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Self-managing teams, with Helen Sanderson MBE
Episode 423rd February 2023 • The Happy Manifesto • Henry Stewart, Maureen Egbe
00:00:00 00:32:37

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Wholeness, self-management and evolutionary purpose are three core principles that changed Helen Sanderson’s view on teams.

Helen Sanderson’s MBE is the founder of Wellbeing Teams, an organisation providing care and support at home. As a self-governing team, they are able to create greater trust and autonomy for employees. But this wasn’t a framework that can just be dropped in:

I thought it was like adding a new app on your phone, but it wasn't; it was transforming the operating system.

Helen’s three tips for happy workplaces

  • Increase autonomy and social support.
  • Don’t be afraid to talk about feelings at work.
  • Be clear about how we want to show up.

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Transcripts

Henry:

Welcome to the Happy Manifesto podcast.

Henry:

I'm Henry Stewart

Maureen:

I am Maureen Egbe.

Henry:

And today we have Helen Sanderson on the podcast from Wellbeing Teams, who is, uh, one of our most exciting people.

Henry:

Maureen.

Henry:

What are you finding joyful at the.

Maureen:

think for this week it's about people showing up despite what's going on for them.

Maureen:

And the reason why I say this is that, so as you may know, I am an athletics coach, so my athletes training turning up for training, even though it's cold as it is, my apprentice.

Maureen:

On, um, our program who show up despite what's going on for them in the week, and my friends.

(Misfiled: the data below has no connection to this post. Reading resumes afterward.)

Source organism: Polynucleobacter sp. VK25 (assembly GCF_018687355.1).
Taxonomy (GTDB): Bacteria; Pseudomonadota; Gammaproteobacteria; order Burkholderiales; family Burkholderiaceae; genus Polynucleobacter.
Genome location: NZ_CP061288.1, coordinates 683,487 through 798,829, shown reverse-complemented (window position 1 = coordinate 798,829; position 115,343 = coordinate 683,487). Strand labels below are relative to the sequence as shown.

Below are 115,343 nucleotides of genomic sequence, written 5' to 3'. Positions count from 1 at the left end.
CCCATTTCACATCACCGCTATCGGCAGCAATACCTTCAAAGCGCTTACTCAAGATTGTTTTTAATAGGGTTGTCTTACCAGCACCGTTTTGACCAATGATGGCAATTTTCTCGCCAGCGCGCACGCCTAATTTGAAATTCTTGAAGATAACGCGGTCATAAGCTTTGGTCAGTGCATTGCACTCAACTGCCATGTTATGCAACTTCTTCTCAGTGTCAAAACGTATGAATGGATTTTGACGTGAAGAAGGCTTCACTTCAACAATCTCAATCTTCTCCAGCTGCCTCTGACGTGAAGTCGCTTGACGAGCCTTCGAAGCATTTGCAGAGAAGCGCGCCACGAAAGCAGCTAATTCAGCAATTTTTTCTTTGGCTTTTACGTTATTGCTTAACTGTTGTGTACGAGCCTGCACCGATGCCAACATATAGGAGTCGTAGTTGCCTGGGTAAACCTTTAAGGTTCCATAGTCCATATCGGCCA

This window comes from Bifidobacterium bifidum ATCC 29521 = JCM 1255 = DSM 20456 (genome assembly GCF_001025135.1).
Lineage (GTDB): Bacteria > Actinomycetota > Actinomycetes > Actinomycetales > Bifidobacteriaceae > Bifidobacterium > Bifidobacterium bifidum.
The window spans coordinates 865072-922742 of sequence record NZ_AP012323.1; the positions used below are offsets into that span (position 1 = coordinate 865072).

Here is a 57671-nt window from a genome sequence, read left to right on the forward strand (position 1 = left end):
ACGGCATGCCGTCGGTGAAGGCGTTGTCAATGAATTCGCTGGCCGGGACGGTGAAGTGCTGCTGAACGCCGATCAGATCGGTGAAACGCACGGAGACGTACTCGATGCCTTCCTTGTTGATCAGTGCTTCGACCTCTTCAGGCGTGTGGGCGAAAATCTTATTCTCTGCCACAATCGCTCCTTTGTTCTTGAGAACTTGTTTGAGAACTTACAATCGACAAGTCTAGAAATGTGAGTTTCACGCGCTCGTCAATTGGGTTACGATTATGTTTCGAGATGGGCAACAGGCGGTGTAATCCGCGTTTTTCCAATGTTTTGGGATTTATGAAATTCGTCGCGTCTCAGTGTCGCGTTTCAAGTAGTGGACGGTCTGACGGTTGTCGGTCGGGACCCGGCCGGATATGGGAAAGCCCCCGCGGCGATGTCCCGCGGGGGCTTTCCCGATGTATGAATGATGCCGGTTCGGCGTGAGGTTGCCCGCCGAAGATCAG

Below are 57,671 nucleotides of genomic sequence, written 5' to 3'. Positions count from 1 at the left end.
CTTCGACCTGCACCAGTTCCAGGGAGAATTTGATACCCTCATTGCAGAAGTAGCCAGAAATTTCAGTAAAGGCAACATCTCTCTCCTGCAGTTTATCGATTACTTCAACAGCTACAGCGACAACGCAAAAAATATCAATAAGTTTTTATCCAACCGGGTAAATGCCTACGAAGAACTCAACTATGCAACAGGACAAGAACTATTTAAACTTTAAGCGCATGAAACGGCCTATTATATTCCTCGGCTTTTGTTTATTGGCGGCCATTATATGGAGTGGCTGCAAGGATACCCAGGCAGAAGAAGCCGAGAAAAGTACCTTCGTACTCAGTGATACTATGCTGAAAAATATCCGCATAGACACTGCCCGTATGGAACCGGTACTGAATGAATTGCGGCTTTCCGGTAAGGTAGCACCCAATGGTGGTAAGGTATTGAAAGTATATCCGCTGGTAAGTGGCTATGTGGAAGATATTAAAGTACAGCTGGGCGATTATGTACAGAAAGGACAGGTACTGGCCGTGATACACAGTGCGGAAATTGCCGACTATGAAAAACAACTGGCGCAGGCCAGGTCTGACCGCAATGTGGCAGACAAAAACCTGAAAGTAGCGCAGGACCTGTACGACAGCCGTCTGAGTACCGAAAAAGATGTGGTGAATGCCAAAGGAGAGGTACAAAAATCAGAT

Maureen:

So, um, when I need them, they're

Maureen:

there.

Maureen:

I know, is great.

Maureen:

So this encourages me to show up even more for them and more for everybody that I interact with.

Henry:

Well, the, what's exciting for me is tomorrow my granddaughter.

Henry:

It's coming to visit and she's in Sweden, in Malmo.

Henry:

Um, so I don't, we don't that often get to see her, but she's coming for the weekend and that's gonna be fabulous cuz she just, she gets two years old and she's an absolute delight.

Maureen:

Oh, bless.

Maureen:

So she's gonna get lots of cuddles from you,

Henry:

Absolutely.

Henry:

Yes.

Maureen:

So tell me, Henry, gimme a tip.

Maureen:

What's your tip this week?

Henry:

we're doing salaries at the moment, and my tip is that you should choose the CEO's salary.

Henry:

So what I, what I'm doing and I did it last year, is I'm going to, uh, circulate throughout the staff, uh, what I have done well this year.

Henry:

And I'm going to get them to decide what the increase should be for my salary

Maureen:

okay.

Maureen:

I better get my thinking cap on

Henry:

Which is very different to what you'd normally do with the CEO salary and, you have these people getting these enormous salaries because they're just chosen by, salary committees rather than by the people.

Maureen:

that's very powerful.

Maureen:

That's powerful for the team.

Maureen:

So my tip is, well, you know, I'm quite a feely, feely person, so how many times in the day would you say that someone would ask you how do you feel and really mean it?

Henry:

Oh, if they really mean it, I'm not, they often ask you how you feel, whether they mean it.

Henry:

I don't know.

Maureen:

And that's exactly it.

Maureen:

It's like, you know, us, in the UK we are very polite, so usually it's a term of politeness.

Maureen:

So my tip is every day take at least five minutes to talk to someone and ask them how they feel and check in with them to see what's going on and really, really mean it, because that's one way of actually building trust and making connections with your people.

Henry:

Okay.

Henry:

So genuinely how they feel and,

Maureen:

And actually listen to them.

Maureen:

Yes,

Henry:

Good one.

Maureen:

simple but really effective, really powerful.

Henry:

So a big welcome to Helen Sanderson of Wellbeing Teams, a self-managing organization that managed to achieve outstanding in CQC for its work caring with, uh, the community.

Henry:

So, Helen, how did you manage to get that?

Helen:

Um, I think blood, sweat and tears is the obvious answer to that.

Helen: